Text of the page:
Raicilla: Mexico’s Forgotten Spirit
Raicilla, in general, will bring smoke and mild vegetal tones to any cocktail,” says Cole Schaffer, Beverage Director at New York’s Neta. “It’s less delicate than tequila in that way.” When comparing it to Mescals, there is typically a bit more smoke in on the raicilla. “It also stands up to citrus and shaking much better than tequila, but, there are plenty of Mescals that can fit the bill.” Speaking to La Venenosa’s “Costa”, there are big vegetal flavors going, which are stronger than most Mescals and Tequilas. “This is what drew me to the product.”
Raicilla, like tequila and mescal, is an agave-based spirit. What differentiates it from those two is the fact that it isn’t made from blue agave. Raicilla is made from Lechuguilla and Pata de Mula agave.
Schaffer uses raicilla in his cocktail, Amai Doku. “I was messing around with agave spirits in the fall to replace a bright, shaken Mescal cocktail for a more cold climate friendly drink and was determined to find a spirit forward mixture that would drink more like a Negroni, Boulevardier, Manhattan, Old Fashioned etc. (slow sipping, stirred, balanced without juice),” says Schaffer. The Venenosa Costa raicilla had the complexity of a whiskey or gin so I he was drawn to it immediately. “One night as I was going to bed and I was watching Jamie Bourdeau’s Raising the Bar where he did a Reposado tequila, St. Germain, tons of orange bitters.” He called it a Zim Zala Bim.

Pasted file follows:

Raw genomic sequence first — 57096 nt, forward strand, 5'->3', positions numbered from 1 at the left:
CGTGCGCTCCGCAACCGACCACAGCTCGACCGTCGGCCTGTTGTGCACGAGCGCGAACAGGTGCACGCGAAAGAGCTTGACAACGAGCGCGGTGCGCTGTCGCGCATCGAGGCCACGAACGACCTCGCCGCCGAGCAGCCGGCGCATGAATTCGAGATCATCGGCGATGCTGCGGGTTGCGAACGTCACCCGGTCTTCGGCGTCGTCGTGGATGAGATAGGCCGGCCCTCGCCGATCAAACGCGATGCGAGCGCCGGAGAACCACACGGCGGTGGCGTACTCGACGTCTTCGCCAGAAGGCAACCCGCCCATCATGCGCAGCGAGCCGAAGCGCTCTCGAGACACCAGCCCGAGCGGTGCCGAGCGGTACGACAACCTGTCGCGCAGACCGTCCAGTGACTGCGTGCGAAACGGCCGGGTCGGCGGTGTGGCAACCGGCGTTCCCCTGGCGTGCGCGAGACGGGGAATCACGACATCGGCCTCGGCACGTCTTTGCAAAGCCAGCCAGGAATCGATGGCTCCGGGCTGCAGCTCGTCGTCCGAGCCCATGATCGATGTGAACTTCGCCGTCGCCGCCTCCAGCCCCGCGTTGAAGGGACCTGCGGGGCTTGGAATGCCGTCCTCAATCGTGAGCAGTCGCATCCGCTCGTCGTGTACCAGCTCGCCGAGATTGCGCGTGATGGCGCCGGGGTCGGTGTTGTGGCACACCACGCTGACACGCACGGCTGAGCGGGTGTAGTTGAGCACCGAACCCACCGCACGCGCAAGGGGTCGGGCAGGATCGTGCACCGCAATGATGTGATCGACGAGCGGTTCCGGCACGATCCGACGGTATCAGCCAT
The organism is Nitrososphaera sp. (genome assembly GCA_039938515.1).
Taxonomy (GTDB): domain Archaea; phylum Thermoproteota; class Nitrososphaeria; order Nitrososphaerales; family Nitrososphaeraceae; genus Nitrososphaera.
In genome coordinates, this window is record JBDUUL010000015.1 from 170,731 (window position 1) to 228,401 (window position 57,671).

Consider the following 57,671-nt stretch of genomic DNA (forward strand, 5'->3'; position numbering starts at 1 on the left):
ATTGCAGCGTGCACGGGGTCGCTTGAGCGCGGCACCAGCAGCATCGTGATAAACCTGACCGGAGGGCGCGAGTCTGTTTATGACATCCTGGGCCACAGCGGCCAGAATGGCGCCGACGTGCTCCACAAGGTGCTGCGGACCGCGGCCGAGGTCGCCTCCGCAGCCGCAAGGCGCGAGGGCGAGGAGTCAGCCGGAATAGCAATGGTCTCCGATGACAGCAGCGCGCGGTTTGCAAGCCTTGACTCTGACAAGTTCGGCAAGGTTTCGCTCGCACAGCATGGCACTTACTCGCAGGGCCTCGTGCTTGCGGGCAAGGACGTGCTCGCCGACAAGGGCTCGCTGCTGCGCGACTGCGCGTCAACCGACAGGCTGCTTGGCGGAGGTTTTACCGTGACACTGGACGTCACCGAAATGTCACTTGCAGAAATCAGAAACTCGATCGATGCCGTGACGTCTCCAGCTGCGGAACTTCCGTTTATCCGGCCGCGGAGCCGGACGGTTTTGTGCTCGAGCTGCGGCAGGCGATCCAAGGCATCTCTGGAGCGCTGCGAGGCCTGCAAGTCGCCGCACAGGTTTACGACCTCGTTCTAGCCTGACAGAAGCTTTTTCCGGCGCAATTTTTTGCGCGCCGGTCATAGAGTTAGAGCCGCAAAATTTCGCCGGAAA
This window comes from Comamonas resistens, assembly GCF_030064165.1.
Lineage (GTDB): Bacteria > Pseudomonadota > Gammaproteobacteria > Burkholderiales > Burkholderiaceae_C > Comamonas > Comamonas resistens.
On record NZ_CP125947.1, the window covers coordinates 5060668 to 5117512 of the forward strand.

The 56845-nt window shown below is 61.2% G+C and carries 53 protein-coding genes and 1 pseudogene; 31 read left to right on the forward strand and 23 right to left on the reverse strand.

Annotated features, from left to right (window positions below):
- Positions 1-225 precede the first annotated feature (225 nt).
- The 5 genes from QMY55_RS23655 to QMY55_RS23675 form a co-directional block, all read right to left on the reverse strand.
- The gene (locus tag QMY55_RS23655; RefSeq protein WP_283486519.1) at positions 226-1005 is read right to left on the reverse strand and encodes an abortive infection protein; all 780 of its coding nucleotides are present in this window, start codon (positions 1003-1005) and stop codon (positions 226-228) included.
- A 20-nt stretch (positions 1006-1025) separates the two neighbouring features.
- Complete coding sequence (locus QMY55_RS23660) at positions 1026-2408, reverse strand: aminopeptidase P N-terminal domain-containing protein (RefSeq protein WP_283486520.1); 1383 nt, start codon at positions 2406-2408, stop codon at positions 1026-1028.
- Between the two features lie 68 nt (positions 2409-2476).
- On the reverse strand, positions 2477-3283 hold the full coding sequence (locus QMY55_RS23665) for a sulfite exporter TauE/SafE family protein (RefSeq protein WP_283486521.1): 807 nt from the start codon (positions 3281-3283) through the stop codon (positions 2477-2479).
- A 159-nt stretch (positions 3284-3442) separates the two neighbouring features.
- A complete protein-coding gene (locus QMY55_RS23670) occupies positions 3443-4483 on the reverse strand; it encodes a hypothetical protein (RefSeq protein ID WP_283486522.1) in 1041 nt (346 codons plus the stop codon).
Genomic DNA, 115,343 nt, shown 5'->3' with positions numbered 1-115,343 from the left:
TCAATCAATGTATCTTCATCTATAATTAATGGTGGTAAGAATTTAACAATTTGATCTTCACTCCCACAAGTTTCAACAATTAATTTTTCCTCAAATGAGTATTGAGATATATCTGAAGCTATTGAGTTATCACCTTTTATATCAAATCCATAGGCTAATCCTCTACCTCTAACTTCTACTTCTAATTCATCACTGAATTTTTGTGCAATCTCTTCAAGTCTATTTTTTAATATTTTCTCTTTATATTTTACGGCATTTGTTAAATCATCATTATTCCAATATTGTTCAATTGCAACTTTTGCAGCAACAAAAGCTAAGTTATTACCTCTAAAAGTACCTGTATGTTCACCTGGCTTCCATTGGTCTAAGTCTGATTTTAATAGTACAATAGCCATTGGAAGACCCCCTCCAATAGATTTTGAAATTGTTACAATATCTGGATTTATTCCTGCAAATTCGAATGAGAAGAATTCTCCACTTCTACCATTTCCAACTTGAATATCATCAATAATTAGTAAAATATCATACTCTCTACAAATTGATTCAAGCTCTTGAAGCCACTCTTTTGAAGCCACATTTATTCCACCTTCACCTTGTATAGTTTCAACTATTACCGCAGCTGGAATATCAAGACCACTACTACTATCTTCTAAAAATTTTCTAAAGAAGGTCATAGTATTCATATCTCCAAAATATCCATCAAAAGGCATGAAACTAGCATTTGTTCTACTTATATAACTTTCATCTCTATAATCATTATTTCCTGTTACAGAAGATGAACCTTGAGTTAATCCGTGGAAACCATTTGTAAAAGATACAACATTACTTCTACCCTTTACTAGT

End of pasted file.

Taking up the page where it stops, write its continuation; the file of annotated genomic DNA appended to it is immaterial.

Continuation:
Pata de Mula Agave
“I was using sweet vermouths and other liquors to bring bitter and sweet to the table and they kept muddling up the spirit too much.” He replaced the orange bitters with a house made bitter with a base of cherries and tonka bean aged on cherry wood and it came out just as he wanted it. “The last thing you should know about the cocktail is that I’m not serving it anymore because it’s spring time. I’m now using the same spirit with in a kumquat shrub with house made yuzu shiso bitters.”
A major thing to note about raicilla is that the varieties available are tiny productions compared to any other Mexican spirits. “Lots of people can identify the difference between whiskeys with smoke and no smoke, or a more floral, juniper forward or dry gins.” With Raicilla, there is so little available in the US market that one brand might not necessarily taste like another and nothing will identify the difference in the bottle.
Schaffer’s repertoire goes beyond lesser-known Mexican spirits. “One of my favorite ingredients that I have used is Eucommia bark.” He claims that it brings an amazing woody and sweet flavor to spirits and can be found in the New York area in Chinatown. “Another fun ingredient combo to use for infusions of any kind is Slippery Elm Bark and Marshmallow root. I discovered this from a great tea I drink called throat coat. It adds this mysterious sweetness that I love.”
Amai Doku (also known as Sweet Poison)
- 1.5 oz raicilla
- .5 oz elderflower
- .25 oz cherry bitters
- .25 oz rich simple syrup
Stir, serve over rocks, garnish with a lime peel.